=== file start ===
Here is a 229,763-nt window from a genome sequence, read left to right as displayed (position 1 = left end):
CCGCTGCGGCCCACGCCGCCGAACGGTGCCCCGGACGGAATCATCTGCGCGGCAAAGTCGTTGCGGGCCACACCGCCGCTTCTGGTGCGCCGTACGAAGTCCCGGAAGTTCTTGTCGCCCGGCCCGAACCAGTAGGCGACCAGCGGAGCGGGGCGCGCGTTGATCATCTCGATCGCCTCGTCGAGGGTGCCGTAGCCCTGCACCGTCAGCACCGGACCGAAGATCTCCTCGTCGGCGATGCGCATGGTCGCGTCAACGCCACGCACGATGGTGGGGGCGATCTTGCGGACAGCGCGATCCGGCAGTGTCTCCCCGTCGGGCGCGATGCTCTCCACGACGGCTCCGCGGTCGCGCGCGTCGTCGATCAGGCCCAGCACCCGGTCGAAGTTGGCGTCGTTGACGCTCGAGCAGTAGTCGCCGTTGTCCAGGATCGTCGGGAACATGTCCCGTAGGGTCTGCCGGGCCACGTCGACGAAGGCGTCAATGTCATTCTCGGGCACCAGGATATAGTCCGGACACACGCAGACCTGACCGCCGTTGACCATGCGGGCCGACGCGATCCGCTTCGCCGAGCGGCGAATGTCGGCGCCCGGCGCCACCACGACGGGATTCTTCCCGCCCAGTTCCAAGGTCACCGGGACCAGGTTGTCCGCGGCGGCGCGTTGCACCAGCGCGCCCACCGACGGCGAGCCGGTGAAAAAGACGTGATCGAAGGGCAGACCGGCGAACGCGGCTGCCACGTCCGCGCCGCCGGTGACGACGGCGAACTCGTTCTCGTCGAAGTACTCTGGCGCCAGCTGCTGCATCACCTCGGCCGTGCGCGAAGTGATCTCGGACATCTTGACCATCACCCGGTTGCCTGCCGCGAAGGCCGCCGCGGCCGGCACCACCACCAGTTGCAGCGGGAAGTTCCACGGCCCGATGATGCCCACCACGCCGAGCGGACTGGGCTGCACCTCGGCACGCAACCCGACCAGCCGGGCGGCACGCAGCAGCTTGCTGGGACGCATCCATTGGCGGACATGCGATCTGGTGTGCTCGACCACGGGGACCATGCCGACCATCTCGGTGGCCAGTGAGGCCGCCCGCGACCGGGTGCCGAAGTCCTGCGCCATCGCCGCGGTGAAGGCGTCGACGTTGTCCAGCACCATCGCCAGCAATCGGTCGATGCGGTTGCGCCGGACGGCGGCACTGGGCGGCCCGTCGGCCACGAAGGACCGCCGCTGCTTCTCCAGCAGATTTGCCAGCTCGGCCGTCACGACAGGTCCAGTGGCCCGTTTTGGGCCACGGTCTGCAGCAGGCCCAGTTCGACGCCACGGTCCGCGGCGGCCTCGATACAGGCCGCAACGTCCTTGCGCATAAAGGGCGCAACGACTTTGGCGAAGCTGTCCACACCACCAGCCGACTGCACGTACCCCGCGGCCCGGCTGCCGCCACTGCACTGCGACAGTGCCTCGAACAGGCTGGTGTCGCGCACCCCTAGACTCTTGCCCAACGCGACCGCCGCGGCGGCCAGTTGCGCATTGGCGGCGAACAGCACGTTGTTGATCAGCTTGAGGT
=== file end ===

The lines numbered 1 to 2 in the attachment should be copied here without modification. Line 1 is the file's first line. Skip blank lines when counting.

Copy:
Here is a 229,763-nt window from a genome sequence, read left to right as displayed (position 1 = left end):
CCGCTGCGGCCCACGCCGCCGAACGGTGCCCCGGACGGAATCATCTGCGCGGCAAAGTCGTTGCGGGCCACACCGCCGCTTCTGGTGCGCCGTACGAAGTCCCGGAAGTTCTTGTCGCCCGGCCCGAACCAGTAGGCGACCAGCGGAGCGGGGCGCGCGTTGATCATCTCGATCGCCTCGTCGAGGGTGCCGTAGCCCTGCACCGTCAGCACCGGACCGAAGATCTCCTCGTCGGCGATGCGCATGGTCGCGTCAACGCCACGCACGATGGTGGGGGCGATCTTGCGGACAGCGCGATCCGGCAGTGTCTCCCCGTCGGGCGCGATGCTCTCCACGACGGCTCCGCGGTCGCGCGCGTCGTCGATCAGGCCCAGCACCCGGTCGAAGTTGGCGTCGTTGACGCTCGAGCAGTAGTCGCCGTTGTCCAGGATCGTCGGGAACATGTCCCGTAGGGTCTGCCGGGCCACGTCGACGAAGGCGTCAATGTCATTCTCGGGCACCAGGATATAGTCCGGACACACGCAGACCTGACCGCCGTTGACCATGCGGGCCGACGCGATCCGCTTCGCCGAGCGGCGAATGTCGGCGCCCGGCGCCACCACGACGGGATTCTTCCCGCCCAGTTCCAAGGTCACCGGGACCAGGTTGTCCGCGGCGGCGCGTTGCACCAGCGCGCCCACCGACGGCGAGCCGGTGAAAAAGACGTGATCGAAGGGCAGACCGGCGAACGCGGCTGCCACGTCCGCGCCGCCGGTGACGACGGCGAACTCGTTCTCGTCGAAGTACTCTGGCGCCAGCTGCTGCATCACCTCGGCCGTGCGCGAAGTGATCTCGGACATCTTGACCATCACCCGGTTGCCTGCCGCGAAGGCCGCCGCGGCCGGCACCACCACCAGTTGCAGCGGGAAGTTCCACGGCCCGATGATGCCCACCACGCCGAGCGGACTGGGCTGCACCTCGGCACGCAACCCGACCAGCCGGGCGGCACGCAGCAGCTTGCTGGGACGCATCCATTGGCGGACATGCGATCTGGTGTGCTCGACCACGGGGACCATGCCGACCATCTCGGTGGCCAGTGAGGCCGCCCGCGACCGGGTGCCGAAGTCCTGCGCCATCGCCGCGGTGAAGGCGTCGACGTTGTCCAGCACCATCGCCAGCAATCGGTCGATGCGGTTGCGCCGGACGGCGGCACTGGGCGGCCCGTCGGCCACGAAGGACCGCCGCTGCTTCTCCAGCAGATTTGCCAGCTCGGCCGTCACGACAGGTCCAGTGGCCCGTTTTGGGCCACGGTCTGCAGCAGGCCCAGTTCGACGCCACGGTCCGCGGCGGCCTCGATACAGGCCGCAACGTCCTTGCGCATAAAGGGCGCAACGACTTTGGCGAAGCTGTCCACACCACCAGCCGACTGCACGTACCCCGCGGCCCGGCTGCCGCCACTGCACTGCGACAGTGCCTCGAACAGGCTGGTGTCGCGCACCCCTAGACTCTTGCCCAACGCGACCGCCGCGGCGGCCAGTTGCGCATTGGCGGCGAACAGCACGTTGTTGATCAGCTTGAGGT